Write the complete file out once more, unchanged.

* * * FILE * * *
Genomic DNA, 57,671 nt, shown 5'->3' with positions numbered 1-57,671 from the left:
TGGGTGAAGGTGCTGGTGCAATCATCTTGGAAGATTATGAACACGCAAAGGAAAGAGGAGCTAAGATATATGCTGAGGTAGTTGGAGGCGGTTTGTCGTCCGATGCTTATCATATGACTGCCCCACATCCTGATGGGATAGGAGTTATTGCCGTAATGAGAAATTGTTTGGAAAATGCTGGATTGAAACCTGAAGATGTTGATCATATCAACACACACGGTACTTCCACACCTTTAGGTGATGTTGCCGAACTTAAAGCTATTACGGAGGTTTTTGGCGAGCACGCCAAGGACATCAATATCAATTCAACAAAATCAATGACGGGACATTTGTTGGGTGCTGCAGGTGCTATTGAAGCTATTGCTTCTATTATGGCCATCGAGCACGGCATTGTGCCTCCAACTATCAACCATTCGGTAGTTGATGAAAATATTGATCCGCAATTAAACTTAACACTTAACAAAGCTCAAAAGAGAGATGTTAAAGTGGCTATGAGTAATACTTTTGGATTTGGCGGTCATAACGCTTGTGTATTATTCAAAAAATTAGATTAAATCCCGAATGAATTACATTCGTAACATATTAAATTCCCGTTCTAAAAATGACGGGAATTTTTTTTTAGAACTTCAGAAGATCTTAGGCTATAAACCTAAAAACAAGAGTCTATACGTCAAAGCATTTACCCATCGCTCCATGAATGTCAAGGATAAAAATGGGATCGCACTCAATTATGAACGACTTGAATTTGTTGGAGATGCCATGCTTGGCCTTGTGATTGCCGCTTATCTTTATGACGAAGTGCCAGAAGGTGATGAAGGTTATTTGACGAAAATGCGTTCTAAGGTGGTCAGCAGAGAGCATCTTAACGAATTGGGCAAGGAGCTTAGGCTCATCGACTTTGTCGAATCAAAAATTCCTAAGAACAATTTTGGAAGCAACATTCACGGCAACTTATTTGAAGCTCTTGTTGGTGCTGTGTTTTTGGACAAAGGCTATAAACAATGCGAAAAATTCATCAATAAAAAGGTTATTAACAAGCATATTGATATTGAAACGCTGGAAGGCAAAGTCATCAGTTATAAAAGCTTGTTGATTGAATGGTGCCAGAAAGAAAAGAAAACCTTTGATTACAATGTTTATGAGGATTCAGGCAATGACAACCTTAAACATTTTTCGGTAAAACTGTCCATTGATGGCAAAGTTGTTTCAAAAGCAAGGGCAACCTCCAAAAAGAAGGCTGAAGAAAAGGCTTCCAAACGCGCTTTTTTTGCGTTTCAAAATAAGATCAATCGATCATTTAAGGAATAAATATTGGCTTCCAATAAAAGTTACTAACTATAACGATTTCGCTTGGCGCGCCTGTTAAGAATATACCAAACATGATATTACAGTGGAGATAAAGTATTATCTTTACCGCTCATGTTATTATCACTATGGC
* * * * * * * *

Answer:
Genomic DNA, 57,671 nt, shown 5'->3' with positions numbered 1-57,671 from the left:
TGGGTGAAGGTGCTGGTGCAATCATCTTGGAAGATTATGAACACGCAAAGGAAAGAGGAGCTAAGATATATGCTGAGGTAGTTGGAGGCGGTTTGTCGTCCGATGCTTATCATATGACTGCCCCACATCCTGATGGGATAGGAGTTATTGCCGTAATGAGAAATTGTTTGGAAAATGCTGGATTGAAACCTGAAGATGTTGATCATATCAACACACACGGTACTTCCACACCTTTAGGTGATGTTGCCGAACTTAAAGCTATTACGGAGGTTTTTGGCGAGCACGCCAAGGACATCAATATCAATTCAACAAAATCAATGACGGGACATTTGTTGGGTGCTGCAGGTGCTATTGAAGCTATTGCTTCTATTATGGCCATCGAGCACGGCATTGTGCCTCCAACTATCAACCATTCGGTAGTTGATGAAAATATTGATCCGCAATTAAACTTAACACTTAACAAAGCTCAAAAGAGAGATGTTAAAGTGGCTATGAGTAATACTTTTGGATTTGGCGGTCATAACGCTTGTGTATTATTCAAAAAATTAGATTAAATCCCGAATGAATTACATTCGTAACATATTAAATTCCCGTTCTAAAAATGACGGGAATTTTTTTTTAGAACTTCAGAAGATCTTAGGCTATAAACCTAAAAACAAGAGTCTATACGTCAAAGCATTTACCCATCGCTCCATGAATGTCAAGGATAAAAATGGGATCGCACTCAATTATGAACGACTTGAATTTGTTGGAGATGCCATGCTTGGCCTTGTGATTGCCGCTTATCTTTATGACGAAGTGCCAGAAGGTGATGAAGGTTATTTGACGAAAATGCGTTCTAAGGTGGTCAGCAGAGAGCATCTTAACGAATTGGGCAAGGAGCTTAGGCTCATCGACTTTGTCGAATCAAAAATTCCTAAGAACAATTTTGGAAGCAACATTCACGGCAACTTATTTGAAGCTCTTGTTGGTGCTGTGTTTTTGGACAAAGGCTATAAACAATGCGAAAAATTCATCAATAAAAAGGTTATTAACAAGCATATTGATATTGAAACGCTGGAAGGCAAAGTCATCAGTTATAAAAGCTTGTTGATTGAATGGTGCCAGAAAGAAAAGAAAACCTTTGATTACAATGTTTATGAGGATTCAGGCAATGACAACCTTAAACATTTTTCGGTAAAACTGTCCATTGATGGCAAAGTTGTTTCAAAAGCAAGGGCAACCTCCAAAAAGAAGGCTGAAGAAAAGGCTTCCAAACGCGCTTTTTTTGCGTTTCAAAATAAGATCAATCGATCATTTAAGGAATAAATATTGGCTTCCAATAAAAGTTACTAACTATAACGATTTCGCTTGGCGCGCCTGTTAAGAATATACCAAACATGATATTACAGTGGAGATAAAGTATTATCTTTACCGCTCATGTTATTATCACTATGGC